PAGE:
Compliance risks facing financial institutions surveyed
- Published: Tuesday, 18 October 2016 08:47
Delphix has published the result of a survey that looked at the compliance risks that financial institutions expect to face in the near future. The Anti-Money Laundering Directive (AML), the EU-US Privacy Shield and the Market Abuse Directive (MAD) and Regulation (MAR) are the three biggest regulatory pressures across EMEA. The study found that organizations are worryingly behind in developing the data architectures needed to meet evolving reporting demands and need to overhaul data delivery practices.
Over half (59 percent) of respondents cited ‘delivery’ as a number one challenge in their day to day operations, with over a third (38 percent) claiming high levels of rework hinders their capacity to deliver on data and reporting objectives. Additionally, one in five (20 percent) claim they are forced to use data that is not fully anonymised as they take increasing risks with sensitive data.
These insufficient processes are leading to major concerns over the consequences for non-compliance. Over half of respondents (53 percent) fear large financial penalties, followed closely by the loss of customers (51 percent). Fear of losing banking licenses is ranked as a number one concern by nearly one in five respondents (19 percent), with brand damage and risk of jail time also highlighted as a worry for over one in ten (13 percent).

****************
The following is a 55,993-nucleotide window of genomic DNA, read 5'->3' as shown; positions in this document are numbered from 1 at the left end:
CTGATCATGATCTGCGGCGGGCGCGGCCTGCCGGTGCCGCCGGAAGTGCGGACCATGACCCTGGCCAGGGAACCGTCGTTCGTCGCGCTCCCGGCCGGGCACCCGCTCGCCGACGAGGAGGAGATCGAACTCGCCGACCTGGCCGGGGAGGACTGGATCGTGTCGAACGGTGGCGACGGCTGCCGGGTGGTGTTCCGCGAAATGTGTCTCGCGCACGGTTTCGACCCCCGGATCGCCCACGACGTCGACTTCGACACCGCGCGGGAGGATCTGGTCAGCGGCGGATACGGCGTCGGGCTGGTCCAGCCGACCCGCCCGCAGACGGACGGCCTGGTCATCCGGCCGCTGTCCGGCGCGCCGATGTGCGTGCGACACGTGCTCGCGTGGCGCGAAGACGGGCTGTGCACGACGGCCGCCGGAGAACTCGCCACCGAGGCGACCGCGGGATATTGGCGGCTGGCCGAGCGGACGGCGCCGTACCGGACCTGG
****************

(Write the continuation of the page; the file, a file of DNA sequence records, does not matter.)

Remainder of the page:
Due to the time and cost it takes to mask data, banks copy and move data to testing environments or reporting applications without being protected and 18 percent of respondents admit that data loss as a result of poor data security is a daily challenge. Inefficient data delivery processes are driving concerns about upcoming regulations. Respondents cited regulations that require proof of data integrity and personal information as their biggest future challenges, with 62 percent naming the EU Directive on Security of Network and Information Systems (NIS) and 54 percent the EU General Data Protection Regulation (GDPR).
To improve the efficiency of reporting, nearly half of respondents (46 percent) are invested in speeding up the process of data delivery. While 31 percent believe improving the quality of test data by using near-real time copies would be advantageous. A fifth of respondents (20 percent) also ranked the ability to mask sensitive data for testing as a number one priority, followed by 12 percent who said the same for masking data for reporting.